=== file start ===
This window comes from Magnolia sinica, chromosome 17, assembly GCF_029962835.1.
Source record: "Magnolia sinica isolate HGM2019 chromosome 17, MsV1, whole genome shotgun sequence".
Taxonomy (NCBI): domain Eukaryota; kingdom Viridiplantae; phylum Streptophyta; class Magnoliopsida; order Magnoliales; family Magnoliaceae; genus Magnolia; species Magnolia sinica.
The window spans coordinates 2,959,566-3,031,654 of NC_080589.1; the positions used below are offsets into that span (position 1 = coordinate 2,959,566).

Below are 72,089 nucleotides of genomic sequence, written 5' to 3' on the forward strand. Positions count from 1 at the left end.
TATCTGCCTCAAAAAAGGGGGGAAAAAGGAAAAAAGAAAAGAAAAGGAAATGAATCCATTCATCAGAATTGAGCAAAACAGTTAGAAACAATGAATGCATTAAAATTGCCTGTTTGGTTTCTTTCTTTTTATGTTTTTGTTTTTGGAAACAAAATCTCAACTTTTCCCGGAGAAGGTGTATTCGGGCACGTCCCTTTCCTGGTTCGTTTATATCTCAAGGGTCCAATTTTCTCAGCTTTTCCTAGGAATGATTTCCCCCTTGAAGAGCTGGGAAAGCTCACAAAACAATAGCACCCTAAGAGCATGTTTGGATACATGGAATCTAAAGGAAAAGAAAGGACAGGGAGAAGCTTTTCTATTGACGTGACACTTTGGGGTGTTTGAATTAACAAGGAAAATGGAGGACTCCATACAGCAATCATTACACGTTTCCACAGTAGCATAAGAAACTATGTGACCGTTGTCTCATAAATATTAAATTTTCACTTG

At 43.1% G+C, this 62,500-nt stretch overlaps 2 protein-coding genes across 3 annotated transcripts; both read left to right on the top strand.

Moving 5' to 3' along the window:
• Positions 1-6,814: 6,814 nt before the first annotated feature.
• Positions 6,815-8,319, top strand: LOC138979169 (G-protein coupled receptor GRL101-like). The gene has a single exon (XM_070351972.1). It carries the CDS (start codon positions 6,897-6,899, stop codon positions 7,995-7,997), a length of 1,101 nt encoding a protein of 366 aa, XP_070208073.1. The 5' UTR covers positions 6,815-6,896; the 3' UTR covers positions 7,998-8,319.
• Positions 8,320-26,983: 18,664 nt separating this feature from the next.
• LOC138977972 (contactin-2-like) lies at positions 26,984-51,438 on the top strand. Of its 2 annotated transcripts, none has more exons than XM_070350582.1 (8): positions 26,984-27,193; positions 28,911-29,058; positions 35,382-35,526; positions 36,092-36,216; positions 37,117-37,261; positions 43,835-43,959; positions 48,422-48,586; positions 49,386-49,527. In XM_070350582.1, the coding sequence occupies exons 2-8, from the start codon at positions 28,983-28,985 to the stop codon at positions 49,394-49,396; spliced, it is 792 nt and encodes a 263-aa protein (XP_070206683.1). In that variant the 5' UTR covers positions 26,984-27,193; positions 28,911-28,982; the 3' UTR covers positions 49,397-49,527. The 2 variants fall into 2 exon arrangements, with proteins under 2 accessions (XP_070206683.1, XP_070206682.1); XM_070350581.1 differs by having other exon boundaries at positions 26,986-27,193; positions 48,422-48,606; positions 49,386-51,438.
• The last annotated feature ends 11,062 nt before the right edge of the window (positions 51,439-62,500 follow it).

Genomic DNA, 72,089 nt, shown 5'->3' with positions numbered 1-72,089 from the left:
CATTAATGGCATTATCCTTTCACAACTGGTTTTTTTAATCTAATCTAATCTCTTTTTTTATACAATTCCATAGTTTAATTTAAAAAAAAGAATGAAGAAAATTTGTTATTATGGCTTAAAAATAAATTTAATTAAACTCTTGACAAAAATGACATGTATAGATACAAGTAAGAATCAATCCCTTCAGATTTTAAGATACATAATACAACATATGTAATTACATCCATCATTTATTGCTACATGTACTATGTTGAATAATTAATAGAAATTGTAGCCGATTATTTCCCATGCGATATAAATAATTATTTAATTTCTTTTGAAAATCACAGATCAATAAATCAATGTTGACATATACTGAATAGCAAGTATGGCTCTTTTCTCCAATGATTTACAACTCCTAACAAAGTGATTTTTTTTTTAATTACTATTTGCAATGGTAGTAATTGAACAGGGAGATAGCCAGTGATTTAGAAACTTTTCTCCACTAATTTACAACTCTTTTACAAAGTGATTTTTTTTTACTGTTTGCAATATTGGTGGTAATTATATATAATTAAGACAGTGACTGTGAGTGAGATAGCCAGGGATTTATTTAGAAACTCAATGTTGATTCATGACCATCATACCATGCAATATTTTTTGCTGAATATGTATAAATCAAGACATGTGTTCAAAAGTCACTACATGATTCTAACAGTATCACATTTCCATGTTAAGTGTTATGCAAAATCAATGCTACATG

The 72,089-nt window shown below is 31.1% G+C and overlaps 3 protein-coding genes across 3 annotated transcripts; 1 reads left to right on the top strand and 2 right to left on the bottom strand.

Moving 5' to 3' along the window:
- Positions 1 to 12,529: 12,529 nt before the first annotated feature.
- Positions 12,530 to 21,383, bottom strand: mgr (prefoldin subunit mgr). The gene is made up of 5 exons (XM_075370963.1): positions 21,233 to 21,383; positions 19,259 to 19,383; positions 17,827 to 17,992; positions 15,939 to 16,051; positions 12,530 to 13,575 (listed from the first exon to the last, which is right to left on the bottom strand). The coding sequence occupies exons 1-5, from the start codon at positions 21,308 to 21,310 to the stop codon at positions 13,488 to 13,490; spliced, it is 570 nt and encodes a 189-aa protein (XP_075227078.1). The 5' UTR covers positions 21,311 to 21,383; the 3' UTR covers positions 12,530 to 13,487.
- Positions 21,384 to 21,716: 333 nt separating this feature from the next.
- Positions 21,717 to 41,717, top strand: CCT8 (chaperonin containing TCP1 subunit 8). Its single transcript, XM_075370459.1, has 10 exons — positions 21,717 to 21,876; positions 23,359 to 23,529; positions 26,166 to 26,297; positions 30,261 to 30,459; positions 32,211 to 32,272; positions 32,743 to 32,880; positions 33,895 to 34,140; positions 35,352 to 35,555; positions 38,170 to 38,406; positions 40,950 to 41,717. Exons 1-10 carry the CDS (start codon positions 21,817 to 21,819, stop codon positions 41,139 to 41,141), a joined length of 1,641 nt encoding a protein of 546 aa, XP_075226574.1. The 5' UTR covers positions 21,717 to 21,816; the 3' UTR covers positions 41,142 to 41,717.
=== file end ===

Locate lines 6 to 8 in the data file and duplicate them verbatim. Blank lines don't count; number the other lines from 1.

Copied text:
TATCTGCCTCAAAAAAGGGGGGAAAAAGGAAAAAAGAAAAGAAAAGGAAATGAATCCATTCATCAGAATTGAGCAAAACAGTTAGAAACAATGAATGCATTAAAATTGCCTGTTTGGTTTCTTTCTTTTTATGTTTTTGTTTTTGGAAACAAAATCTCAACTTTTCCCGGAGAAGGTGTATTCGGGCACGTCCCTTTCCTGGTTCGTTTATATCTCAAGGGTCCAATTTTCTCAGCTTTTCCTAGGAATGATTTCCCCCTTGAAGAGCTGGGAAAGCTCACAAAACAATAGCACCCTAAGAGCATGTTTGGATACATGGAATCTAAAGGAAAAGAAAGGACAGGGAGAAGCTTTTCTATTGACGTGACACTTTGGGGTGTTTGAATTAACAAGGAAAATGGAGGACTCCATACAGCAATCATTACACGTTTCCACAGTAGCATAAGAAACTATGTGACCGTTGTCTCATAAATATTAAATTTTCACTTG

At 43.1% G+C, this 62,500-nt stretch overlaps 2 protein-coding genes across 3 annotated transcripts; both read left to right on the top strand.

Moving 5' to 3' along the window: